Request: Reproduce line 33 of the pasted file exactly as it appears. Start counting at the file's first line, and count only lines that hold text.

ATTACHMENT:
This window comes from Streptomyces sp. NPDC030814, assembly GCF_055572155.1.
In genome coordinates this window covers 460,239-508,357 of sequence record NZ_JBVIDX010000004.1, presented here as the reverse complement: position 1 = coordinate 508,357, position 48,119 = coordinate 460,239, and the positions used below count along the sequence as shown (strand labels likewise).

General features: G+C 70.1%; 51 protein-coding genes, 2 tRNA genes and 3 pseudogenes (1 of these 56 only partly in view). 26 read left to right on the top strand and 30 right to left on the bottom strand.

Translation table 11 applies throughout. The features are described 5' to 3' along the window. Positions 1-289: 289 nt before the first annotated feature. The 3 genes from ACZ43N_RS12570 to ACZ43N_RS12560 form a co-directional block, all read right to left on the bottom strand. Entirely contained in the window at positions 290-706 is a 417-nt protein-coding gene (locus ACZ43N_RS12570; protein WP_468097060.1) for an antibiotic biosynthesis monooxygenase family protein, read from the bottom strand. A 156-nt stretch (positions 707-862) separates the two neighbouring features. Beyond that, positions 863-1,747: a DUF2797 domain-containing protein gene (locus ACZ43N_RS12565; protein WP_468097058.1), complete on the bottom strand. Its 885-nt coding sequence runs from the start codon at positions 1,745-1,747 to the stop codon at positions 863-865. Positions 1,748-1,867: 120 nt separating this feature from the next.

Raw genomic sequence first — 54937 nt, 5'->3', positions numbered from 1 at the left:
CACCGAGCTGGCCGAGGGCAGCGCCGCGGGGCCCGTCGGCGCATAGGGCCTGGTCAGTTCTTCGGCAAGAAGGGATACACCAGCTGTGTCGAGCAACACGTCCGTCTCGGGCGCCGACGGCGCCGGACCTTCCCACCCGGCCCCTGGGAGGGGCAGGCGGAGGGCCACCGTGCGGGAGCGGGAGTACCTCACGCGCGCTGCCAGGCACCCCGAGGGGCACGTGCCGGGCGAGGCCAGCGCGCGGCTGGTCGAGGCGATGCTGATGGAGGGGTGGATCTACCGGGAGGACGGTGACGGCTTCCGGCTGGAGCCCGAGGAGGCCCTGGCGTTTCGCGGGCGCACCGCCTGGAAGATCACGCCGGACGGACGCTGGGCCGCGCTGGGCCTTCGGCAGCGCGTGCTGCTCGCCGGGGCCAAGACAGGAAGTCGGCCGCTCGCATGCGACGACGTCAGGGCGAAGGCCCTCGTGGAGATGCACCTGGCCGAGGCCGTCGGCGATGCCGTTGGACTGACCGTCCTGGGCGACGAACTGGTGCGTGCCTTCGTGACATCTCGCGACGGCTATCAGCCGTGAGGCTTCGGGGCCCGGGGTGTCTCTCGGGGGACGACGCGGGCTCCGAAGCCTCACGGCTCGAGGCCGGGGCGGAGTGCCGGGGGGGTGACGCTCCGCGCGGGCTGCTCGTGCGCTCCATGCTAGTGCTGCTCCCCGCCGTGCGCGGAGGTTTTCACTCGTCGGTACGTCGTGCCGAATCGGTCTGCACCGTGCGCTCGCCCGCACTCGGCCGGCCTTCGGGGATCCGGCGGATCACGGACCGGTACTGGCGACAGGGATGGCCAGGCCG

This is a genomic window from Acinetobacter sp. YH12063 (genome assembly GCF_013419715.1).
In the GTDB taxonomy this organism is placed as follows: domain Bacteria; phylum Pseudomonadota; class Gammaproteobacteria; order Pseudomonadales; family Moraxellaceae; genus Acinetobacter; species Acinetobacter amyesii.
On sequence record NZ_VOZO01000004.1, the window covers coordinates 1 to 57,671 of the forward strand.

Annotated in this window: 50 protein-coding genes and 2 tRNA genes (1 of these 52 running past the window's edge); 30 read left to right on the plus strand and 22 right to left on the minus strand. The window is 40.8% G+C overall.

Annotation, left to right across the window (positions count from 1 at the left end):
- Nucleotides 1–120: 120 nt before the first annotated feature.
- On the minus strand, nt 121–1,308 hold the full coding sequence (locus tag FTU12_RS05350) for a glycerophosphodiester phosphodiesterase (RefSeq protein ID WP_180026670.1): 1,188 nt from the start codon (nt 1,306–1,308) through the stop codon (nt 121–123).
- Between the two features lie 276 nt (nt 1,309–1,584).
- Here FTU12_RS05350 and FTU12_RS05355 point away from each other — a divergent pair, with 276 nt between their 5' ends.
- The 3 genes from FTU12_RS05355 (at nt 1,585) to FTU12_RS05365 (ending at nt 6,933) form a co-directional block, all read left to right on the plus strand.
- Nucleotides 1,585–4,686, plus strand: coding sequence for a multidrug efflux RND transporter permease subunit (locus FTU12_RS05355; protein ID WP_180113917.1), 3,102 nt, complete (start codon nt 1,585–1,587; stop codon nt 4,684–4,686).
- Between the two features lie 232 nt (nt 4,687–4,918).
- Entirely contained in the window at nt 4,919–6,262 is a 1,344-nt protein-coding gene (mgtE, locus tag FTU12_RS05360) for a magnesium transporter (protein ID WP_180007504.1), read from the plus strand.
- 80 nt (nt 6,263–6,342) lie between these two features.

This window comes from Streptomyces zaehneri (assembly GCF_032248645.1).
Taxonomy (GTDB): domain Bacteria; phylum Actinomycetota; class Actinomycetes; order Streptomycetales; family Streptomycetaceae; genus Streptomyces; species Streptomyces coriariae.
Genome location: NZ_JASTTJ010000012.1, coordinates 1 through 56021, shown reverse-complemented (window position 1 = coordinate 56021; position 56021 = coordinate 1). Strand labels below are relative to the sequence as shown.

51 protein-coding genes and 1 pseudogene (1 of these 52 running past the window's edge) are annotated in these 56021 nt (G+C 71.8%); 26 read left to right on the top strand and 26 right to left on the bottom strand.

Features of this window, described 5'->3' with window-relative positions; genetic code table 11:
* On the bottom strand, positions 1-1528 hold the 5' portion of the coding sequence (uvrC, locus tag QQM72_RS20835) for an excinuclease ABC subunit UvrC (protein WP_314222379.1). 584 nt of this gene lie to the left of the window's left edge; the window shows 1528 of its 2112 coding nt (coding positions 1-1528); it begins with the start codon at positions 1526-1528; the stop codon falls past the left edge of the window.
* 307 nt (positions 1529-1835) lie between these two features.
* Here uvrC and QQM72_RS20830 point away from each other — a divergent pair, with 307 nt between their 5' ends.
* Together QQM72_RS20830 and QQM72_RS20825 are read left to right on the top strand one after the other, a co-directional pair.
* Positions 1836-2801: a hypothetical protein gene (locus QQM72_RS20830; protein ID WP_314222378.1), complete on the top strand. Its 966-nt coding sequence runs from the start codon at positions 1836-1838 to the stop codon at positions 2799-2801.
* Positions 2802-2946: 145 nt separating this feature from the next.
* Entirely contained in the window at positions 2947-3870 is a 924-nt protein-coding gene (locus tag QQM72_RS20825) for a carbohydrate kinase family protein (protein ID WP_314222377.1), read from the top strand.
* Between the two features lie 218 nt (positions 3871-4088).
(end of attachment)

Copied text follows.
* Between the two features lie 218 nt (positions 3871-4088).